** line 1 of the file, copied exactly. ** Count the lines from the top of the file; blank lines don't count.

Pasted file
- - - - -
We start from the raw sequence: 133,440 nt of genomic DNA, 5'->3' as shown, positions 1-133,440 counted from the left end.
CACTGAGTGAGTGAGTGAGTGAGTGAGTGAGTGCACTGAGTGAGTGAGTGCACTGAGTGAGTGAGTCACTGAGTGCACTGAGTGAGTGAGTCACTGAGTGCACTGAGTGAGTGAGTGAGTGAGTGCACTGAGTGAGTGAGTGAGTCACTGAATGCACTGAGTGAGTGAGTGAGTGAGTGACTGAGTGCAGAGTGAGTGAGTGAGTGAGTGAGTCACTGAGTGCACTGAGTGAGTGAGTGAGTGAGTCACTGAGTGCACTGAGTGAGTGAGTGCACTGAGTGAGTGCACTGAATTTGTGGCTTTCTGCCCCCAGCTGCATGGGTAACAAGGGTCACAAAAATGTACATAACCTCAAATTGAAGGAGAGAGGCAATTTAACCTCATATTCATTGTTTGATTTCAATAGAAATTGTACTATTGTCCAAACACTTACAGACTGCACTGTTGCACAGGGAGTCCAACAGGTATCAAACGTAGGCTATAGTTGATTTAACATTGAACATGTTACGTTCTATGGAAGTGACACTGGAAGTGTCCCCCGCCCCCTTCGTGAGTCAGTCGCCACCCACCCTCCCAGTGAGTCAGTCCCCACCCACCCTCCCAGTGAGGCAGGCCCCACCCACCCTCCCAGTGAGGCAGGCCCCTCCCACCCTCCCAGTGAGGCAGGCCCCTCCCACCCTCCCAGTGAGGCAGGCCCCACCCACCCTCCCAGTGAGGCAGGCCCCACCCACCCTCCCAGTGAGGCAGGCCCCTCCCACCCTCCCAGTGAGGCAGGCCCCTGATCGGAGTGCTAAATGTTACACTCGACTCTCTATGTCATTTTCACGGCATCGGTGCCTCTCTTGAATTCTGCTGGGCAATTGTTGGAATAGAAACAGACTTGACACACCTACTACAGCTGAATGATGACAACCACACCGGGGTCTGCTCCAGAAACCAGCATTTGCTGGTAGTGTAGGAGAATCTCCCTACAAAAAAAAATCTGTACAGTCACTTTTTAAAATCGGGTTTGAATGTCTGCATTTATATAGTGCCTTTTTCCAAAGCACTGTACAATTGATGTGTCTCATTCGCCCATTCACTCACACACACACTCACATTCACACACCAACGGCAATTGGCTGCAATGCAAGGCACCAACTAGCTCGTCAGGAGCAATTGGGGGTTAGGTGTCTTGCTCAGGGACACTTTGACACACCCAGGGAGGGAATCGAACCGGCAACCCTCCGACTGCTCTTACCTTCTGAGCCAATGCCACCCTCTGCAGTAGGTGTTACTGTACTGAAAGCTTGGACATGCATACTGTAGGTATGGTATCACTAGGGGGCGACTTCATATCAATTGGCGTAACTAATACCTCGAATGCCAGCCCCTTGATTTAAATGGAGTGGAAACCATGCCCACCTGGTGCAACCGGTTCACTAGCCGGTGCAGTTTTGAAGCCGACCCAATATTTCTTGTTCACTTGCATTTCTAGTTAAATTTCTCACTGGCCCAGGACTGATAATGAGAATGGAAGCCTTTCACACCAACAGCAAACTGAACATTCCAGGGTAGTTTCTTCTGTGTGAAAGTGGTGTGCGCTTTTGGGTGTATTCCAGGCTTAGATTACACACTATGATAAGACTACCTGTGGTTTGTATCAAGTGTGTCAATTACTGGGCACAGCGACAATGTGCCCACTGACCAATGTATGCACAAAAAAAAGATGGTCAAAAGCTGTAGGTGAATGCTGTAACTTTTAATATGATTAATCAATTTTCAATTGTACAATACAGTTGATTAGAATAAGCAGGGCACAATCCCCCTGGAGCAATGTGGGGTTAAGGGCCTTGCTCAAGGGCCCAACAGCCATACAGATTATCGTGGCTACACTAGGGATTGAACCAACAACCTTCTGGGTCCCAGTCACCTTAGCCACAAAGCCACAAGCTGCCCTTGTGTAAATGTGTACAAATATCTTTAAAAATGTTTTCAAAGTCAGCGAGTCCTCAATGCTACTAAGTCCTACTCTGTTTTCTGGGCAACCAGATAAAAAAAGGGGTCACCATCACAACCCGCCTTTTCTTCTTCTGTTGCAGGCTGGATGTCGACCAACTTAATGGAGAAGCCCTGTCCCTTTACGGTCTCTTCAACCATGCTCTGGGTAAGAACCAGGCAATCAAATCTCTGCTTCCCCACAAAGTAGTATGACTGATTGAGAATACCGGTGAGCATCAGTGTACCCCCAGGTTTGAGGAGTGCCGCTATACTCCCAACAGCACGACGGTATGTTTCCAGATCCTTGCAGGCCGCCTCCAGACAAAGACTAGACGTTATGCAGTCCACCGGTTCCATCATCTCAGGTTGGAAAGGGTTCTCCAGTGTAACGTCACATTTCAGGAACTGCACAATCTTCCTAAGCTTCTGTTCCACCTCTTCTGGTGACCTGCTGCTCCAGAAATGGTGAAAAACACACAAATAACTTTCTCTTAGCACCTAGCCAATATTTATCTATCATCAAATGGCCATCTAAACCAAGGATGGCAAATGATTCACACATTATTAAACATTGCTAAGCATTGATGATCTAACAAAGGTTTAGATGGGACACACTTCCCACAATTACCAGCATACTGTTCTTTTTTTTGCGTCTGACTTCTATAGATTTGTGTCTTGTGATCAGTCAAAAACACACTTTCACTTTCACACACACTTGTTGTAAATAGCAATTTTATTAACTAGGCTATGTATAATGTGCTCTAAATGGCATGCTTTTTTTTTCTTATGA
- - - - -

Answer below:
We start from the raw sequence: 133,440 nt of genomic DNA, 5'->3' as shown, positions 1-133,440 counted from the left end.